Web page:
On February 4, 2020, EEOC Chair Janet Dhillon released the Commission’s 2020 priorities indicating that “litigation is truly a last resort,” signaling a potential shift towards heightened mediation efforts in place of litigation (read more here). The APR echoed the Commission’s 2020 priorities by focusing on its Alternative Dispute Resolution (“ADR”) efforts. During FY 2019, the Commission conducted 8,899 mediations, resulting in nearly $160 million in relief to charging parties. Further, 1,145 federal sector mediations were conducted, significantly reducing the inventory of federal sector disputes. Overall, 96.8% of those who participated in the Commission’s ADR program reported that they would pursue EEOC mediation for future charges filed.
The EEOC has also continued its efforts to increase employer participation in mediation. It held 357 employer ADR events across field offices and saw its respondent participation rate rise to 30.7% in FY 2019 from 27.6% in the prior year. The EEOC also continues to promote voluntary compliance through its conciliation program. The APR reports that the percentage of successful conciliations has risen from 27% in FY 2010 to 40% in FY 2019. For systemic charges, the success rate rose to 56% in FY 2019, compared to 46% in FY 2018.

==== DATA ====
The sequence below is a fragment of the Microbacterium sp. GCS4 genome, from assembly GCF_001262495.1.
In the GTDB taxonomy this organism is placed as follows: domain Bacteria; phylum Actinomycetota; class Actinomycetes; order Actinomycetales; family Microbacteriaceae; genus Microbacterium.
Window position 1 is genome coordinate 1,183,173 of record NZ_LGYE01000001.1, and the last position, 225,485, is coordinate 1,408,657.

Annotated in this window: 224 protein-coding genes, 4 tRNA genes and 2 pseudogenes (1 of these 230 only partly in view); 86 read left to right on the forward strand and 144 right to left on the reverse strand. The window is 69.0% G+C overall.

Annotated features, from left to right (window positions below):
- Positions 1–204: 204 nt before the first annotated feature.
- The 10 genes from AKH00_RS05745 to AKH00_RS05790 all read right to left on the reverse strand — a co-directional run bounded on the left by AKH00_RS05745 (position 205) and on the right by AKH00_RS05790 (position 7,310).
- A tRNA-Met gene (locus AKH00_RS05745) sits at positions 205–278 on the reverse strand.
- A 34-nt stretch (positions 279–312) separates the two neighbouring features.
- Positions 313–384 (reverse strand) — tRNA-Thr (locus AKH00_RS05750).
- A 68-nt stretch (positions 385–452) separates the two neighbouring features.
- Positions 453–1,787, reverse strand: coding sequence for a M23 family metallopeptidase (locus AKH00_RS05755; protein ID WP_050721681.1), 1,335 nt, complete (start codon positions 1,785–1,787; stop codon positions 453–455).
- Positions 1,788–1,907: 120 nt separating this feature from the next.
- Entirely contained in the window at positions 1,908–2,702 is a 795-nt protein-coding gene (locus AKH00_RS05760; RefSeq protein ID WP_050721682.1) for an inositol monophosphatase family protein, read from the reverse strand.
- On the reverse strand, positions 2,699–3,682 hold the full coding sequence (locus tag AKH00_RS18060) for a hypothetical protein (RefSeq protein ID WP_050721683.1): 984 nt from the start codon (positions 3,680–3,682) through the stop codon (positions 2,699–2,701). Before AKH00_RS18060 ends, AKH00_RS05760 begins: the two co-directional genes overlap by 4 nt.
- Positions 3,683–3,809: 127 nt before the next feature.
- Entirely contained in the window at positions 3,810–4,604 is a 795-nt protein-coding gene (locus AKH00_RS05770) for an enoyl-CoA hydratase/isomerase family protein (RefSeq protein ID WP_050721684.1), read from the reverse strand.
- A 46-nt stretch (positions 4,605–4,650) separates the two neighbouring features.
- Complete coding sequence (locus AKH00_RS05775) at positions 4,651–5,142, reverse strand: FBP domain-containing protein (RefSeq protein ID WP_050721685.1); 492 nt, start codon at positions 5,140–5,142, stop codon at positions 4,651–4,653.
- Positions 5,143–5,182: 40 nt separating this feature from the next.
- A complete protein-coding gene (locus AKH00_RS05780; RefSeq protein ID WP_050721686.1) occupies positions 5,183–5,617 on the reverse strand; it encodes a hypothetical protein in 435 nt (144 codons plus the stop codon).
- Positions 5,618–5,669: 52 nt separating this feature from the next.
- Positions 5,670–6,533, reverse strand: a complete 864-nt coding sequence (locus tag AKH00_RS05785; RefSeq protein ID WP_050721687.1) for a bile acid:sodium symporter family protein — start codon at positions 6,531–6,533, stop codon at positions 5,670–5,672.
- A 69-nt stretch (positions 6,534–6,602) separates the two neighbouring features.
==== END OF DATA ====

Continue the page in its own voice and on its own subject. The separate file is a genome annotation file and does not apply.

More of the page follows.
Implications For Employers
The APR and the EEOC’s related publications provide practical insights into the Commission’s priorities amid an ever-changing social climate. Those publications consistently show that combatting sexual harassment and discrimination against vulnerable workers remain top priorities for the agency.
Moreover, while the Commission’s efforts and announcements appear to support the Commission’s reported goal of focusing more heavily on ADR rather than litigation, only time will tell if this trend will bear out. It remained true that the Commission pursued its mission with zeal during those parts of the year when it was acting with a quorum of Commissioners. Our year-end analysis and the EEOC’s own APR report card reflect relatively strong numbers in filings and recoveries in FY 2019, despite the loss of quorum during a significant part of the year.
Readers can also find this post on our Workplace Class Action blog here.